QOTD: It's Okay, You Can Tell Us - What's Your Dream Wagon?

Steph Willems
by Steph Willems
qotd it s okay you can tell us what s your dream wagon

At some point in the late 1980s or early 1990s, the minivan officially took the lead in the race for family-hauling supremacy. Various models, most notably the Ford Taurus, soldiered on into the 2000s, joined by a fading Volvo lineup and a few other models. But the jig was up.

With minivans already fielded by almost every mainstream automaker, the burgeoning SUV craze sealed the wagon’s fate, sending the once-hot bodystyle into the category of rare, boutique niche vehicle — usually bought by affluent Euro-centric snobs.

In their heyday, however, boxy wagons signaled to the world that the driver’s free-wheeling single life was now collecting dust in attic-bound photo albums. Sorry, no time for that anymore — too busy building a nuclear family here, pal. And hey, it’s so convenient for hauling Crisco and Velveeta and marshmallow fluff and various other Baby Boom food staples!

Jokes aside, they were useful vehicles. Good for sleeping (if need be), hauling large items, and sporting a minimum of two bench seats, wagons could do almost anything except be sexy. Still, we all have fond memories of at least one wagon from our childhoods, if not later in life. The first car I ever drove was a 1983 Oldsmobile Cutlass Cruiser — a gray, Alabama-sourced barge with a 307 cid V8. My dad’s first driver’s test, which took place during a snowstorm, was in a six-cylinder 1959 Ford Ranch Wagon with vacuum-operated wipers. It was, by all accounts, a hair-raising ride.

Yesterday, we got our first glimpse of the Opel Insignia Sports Tourer, the basis for the next Buick Regal’s TourX wagon variant, and it’s quite a looker. The wagons coming out of Europe lately, the Volvo V90 especially, are lithe and athletic and boast modern platforms and drivetrains that shouldn’t serve as a constant reminder of a long-lost lifestyle.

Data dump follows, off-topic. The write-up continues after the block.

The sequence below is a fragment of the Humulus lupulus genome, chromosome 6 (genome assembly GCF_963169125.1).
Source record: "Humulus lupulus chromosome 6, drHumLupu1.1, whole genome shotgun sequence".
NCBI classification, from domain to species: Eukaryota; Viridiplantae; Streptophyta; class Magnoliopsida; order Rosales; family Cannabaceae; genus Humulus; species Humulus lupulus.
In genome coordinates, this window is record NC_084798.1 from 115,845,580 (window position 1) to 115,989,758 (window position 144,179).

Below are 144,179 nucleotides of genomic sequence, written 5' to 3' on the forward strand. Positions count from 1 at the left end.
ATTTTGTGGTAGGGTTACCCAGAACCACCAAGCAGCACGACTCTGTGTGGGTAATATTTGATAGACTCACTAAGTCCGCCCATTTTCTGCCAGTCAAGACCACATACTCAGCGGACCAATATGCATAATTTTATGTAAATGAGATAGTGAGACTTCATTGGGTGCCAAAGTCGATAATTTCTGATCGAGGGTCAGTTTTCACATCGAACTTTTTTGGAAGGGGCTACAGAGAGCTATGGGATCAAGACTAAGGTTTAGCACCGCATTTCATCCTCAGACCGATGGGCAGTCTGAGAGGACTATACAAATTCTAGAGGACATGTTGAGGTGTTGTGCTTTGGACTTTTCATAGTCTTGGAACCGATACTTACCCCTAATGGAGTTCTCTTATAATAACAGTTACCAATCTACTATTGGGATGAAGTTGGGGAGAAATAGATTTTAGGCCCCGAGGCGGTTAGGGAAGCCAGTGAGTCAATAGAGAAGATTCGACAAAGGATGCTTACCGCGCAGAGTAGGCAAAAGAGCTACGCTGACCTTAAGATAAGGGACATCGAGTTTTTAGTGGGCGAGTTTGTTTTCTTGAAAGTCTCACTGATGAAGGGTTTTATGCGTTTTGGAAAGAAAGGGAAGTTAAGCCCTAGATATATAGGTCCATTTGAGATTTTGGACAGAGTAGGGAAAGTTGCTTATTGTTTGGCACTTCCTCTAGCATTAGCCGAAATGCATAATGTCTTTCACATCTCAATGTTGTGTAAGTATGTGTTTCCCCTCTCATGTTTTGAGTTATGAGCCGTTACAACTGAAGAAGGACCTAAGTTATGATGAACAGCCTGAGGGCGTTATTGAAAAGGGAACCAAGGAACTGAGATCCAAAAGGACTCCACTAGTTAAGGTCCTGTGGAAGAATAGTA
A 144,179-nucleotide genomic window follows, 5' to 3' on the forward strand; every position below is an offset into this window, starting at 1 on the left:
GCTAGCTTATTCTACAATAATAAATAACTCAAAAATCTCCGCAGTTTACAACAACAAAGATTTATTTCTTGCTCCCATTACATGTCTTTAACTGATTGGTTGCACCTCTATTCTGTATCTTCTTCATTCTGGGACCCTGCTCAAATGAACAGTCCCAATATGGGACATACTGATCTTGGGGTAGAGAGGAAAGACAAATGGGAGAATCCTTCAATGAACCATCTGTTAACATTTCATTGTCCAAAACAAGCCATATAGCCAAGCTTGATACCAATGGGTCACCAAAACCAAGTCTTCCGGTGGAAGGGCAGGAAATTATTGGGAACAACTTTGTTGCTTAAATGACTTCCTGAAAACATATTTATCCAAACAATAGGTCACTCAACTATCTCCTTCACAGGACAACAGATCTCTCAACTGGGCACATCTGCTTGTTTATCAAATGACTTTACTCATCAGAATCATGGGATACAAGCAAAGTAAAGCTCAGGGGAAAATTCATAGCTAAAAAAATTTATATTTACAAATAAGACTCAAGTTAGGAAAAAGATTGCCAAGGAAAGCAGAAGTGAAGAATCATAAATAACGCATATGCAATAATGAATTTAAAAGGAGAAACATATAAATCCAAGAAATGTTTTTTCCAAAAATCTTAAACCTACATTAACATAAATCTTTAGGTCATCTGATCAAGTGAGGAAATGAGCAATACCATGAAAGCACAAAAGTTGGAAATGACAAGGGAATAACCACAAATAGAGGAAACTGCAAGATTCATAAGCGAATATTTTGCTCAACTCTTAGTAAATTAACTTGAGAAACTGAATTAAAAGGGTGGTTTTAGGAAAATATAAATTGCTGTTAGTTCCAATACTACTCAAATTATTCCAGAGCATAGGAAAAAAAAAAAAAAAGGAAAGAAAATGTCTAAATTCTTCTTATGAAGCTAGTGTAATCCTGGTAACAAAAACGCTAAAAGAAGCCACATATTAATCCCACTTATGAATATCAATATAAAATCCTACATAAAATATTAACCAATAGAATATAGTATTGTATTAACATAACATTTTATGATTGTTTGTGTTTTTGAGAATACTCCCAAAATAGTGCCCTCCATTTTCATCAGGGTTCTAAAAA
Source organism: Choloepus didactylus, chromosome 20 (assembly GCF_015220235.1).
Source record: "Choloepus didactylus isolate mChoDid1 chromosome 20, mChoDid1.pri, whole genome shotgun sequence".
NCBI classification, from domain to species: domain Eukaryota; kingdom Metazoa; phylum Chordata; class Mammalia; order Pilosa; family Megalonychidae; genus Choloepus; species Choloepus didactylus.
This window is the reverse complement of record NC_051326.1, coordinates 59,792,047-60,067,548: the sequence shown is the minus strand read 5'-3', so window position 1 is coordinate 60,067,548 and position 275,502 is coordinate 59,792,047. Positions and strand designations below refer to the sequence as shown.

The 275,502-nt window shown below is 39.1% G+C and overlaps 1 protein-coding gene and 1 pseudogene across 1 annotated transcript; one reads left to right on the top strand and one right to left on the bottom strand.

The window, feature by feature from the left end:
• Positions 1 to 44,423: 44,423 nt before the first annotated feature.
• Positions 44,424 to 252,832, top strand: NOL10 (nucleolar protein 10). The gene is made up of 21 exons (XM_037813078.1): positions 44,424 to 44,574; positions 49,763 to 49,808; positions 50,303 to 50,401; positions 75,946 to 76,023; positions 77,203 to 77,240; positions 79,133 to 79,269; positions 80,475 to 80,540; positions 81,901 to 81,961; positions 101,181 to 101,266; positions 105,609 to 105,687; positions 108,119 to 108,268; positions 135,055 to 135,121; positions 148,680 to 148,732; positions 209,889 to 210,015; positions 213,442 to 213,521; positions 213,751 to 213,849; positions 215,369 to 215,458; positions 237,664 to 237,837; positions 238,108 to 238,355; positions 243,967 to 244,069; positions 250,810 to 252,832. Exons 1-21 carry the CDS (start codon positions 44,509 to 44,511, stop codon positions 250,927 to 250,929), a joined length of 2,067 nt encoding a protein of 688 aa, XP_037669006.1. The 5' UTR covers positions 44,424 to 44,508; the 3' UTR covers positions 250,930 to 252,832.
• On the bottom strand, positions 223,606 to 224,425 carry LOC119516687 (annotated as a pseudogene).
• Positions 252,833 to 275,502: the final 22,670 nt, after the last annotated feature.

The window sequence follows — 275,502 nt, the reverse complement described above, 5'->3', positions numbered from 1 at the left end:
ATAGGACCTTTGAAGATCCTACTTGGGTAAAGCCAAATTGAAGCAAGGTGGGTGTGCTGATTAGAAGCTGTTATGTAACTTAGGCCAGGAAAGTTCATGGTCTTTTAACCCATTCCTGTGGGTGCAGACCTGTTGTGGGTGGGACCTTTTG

It looks like Buick will test the waters and see if the Regal wagon can stimulate some interest in a market that has passed the bodystyle by. Will customers bite? Is a mini wagon resurgence upon us? On that, the jury is definitely out.

But that brings us to the Question of the Day. Deep down, tucked away behind your lust for Mustangs, palatial SUVs, taught sports sedans and oddball exotics, there might lie a kernel of longing for one particular wagon.

Maybe it’s a pre-war Ford woodie with room for surfboards and beach blankets.

Perhaps the object of your desires is an Oldsmobile Vista Cruiser and its acres of glass.

Or, maybe you’ve always pined for a Studebaker Wagonaire, the sliding-roofed predecessor to the early-2000s GMC Envoy XUV.

Of course, there’s also the possibility that the ass-hauling abilities of an LT1-equipped GM B-body from the 1990s has always tickled your fancy. That eight-passenger lineup sent the bodystyle out with a Queen Mary-sized bang over at The General.

Where does your wagon lust lie?

[Images: Alden Jewel/ Flickr ( CC BY 2.0); Greg Gjerdingen/ Flickr ( CC BY 2.0); Wikimedia Commons ( CC BY-SA 3.0)]

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  • Inside Looking Out You should care. With GM will die America. All signs are there. How about the Arsenal of Democracy? Toyota?
  • DenverMike What else did anyone think, when GM was losing tens of billions a year, year after year?
  • Bill Wade GM says they're killing Android Auto and Apple Carplay. Any company that makes decisions like that is doomed to die.
  • Jeff S I don't believe gm will die but that it will continue to shrink in product and market share and it will probably be acquired by a foreign manufacturer. I doubt gm lacks funds as it did in 2008 and that they have more than enough cash at hand but gm will not expand as it did in the past and the emphasis is more on profitability and cutting costs to the bone. Making gm a more attractive takeover target and cut costs at the expense of more desirable and reliable products. At the time of Farago's article I was in favor of the Government bailout more to save jobs and suppliers but today I would not be in favor of the bailout. My opinions on gm have changed since 2008 and 2009 and now I really don't care if gm survives or not.
  • Kwik_Shift I was a GM fan boy until it ended in 2013 when I traded in my Avalanche to go over to Nissan.